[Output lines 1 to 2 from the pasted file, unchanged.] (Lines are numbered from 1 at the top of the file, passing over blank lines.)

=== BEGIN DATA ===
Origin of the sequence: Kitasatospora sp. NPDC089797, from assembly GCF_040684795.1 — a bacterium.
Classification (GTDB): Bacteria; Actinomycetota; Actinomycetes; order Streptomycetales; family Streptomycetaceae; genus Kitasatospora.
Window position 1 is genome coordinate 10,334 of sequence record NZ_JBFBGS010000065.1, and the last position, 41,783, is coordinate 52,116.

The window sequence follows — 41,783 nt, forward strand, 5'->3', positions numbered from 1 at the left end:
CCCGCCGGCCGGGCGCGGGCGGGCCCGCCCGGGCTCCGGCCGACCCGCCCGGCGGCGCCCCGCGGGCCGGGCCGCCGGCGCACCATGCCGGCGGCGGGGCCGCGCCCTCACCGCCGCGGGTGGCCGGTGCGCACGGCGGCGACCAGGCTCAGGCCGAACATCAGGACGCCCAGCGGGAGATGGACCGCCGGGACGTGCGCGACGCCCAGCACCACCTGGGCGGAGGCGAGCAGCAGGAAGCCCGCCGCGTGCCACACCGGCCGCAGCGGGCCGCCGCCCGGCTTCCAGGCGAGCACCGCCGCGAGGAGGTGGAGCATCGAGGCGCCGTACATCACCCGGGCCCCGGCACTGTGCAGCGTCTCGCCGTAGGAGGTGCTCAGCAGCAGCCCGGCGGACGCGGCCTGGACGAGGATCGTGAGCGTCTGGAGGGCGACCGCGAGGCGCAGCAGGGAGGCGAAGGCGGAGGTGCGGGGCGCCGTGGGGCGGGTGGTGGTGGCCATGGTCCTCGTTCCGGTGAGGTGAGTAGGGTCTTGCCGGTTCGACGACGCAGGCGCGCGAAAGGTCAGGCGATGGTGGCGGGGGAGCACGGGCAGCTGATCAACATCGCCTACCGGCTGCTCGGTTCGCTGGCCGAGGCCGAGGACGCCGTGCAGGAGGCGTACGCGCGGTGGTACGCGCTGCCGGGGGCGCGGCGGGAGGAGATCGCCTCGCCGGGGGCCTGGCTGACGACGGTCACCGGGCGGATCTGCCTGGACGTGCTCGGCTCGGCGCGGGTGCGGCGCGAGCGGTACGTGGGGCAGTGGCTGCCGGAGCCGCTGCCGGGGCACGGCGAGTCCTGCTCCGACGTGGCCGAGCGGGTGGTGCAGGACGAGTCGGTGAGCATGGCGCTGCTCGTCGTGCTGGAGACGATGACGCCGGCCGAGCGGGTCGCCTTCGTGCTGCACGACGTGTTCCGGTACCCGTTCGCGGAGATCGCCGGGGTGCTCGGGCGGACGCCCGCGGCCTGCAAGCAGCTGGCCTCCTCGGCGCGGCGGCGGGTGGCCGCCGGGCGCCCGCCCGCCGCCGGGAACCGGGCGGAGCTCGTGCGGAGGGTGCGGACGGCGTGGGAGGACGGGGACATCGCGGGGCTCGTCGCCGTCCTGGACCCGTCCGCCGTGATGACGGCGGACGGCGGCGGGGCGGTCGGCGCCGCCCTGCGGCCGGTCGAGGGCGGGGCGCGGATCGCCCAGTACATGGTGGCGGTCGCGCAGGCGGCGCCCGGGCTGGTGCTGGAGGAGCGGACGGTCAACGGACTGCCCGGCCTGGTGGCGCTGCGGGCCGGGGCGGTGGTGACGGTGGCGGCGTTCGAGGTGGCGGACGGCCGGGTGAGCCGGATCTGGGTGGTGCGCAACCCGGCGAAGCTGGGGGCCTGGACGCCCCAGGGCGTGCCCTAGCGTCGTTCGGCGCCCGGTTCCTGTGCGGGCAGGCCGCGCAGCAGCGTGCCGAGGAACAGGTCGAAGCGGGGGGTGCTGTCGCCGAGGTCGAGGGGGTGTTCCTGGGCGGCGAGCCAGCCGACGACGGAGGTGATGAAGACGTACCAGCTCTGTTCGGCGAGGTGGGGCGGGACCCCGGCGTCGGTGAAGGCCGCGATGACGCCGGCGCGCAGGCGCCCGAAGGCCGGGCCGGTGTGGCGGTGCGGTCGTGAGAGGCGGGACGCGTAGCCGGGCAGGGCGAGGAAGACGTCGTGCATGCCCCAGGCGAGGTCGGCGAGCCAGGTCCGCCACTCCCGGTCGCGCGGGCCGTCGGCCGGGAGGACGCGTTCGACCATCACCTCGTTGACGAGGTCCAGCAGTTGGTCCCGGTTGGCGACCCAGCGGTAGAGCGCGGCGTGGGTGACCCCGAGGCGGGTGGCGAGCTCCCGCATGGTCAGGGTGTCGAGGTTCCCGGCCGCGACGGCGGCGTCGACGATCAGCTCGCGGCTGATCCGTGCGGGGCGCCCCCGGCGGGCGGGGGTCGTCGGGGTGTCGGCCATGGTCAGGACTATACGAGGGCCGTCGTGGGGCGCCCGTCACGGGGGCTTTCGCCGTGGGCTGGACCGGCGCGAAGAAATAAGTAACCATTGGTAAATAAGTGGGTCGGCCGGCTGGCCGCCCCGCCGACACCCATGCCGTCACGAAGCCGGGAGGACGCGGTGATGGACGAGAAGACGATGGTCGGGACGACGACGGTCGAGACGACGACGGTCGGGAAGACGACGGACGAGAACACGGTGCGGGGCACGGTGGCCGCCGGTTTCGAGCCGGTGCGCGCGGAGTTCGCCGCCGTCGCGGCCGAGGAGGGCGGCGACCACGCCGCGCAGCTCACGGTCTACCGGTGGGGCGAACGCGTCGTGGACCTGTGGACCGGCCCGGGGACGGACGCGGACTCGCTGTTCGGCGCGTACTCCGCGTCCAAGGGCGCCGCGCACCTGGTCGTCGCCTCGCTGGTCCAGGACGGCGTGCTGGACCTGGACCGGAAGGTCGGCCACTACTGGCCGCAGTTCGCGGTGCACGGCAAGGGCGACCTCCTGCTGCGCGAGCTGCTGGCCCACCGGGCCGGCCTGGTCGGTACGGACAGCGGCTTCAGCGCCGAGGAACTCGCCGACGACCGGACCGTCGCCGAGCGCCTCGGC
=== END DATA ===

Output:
Origin of the sequence: Kitasatospora sp. NPDC089797, from assembly GCF_040684795.1 — a bacterium.
Classification (GTDB): Bacteria; Actinomycetota; Actinomycetes; order Streptomycetales; family Streptomycetaceae; genus Kitasatospora.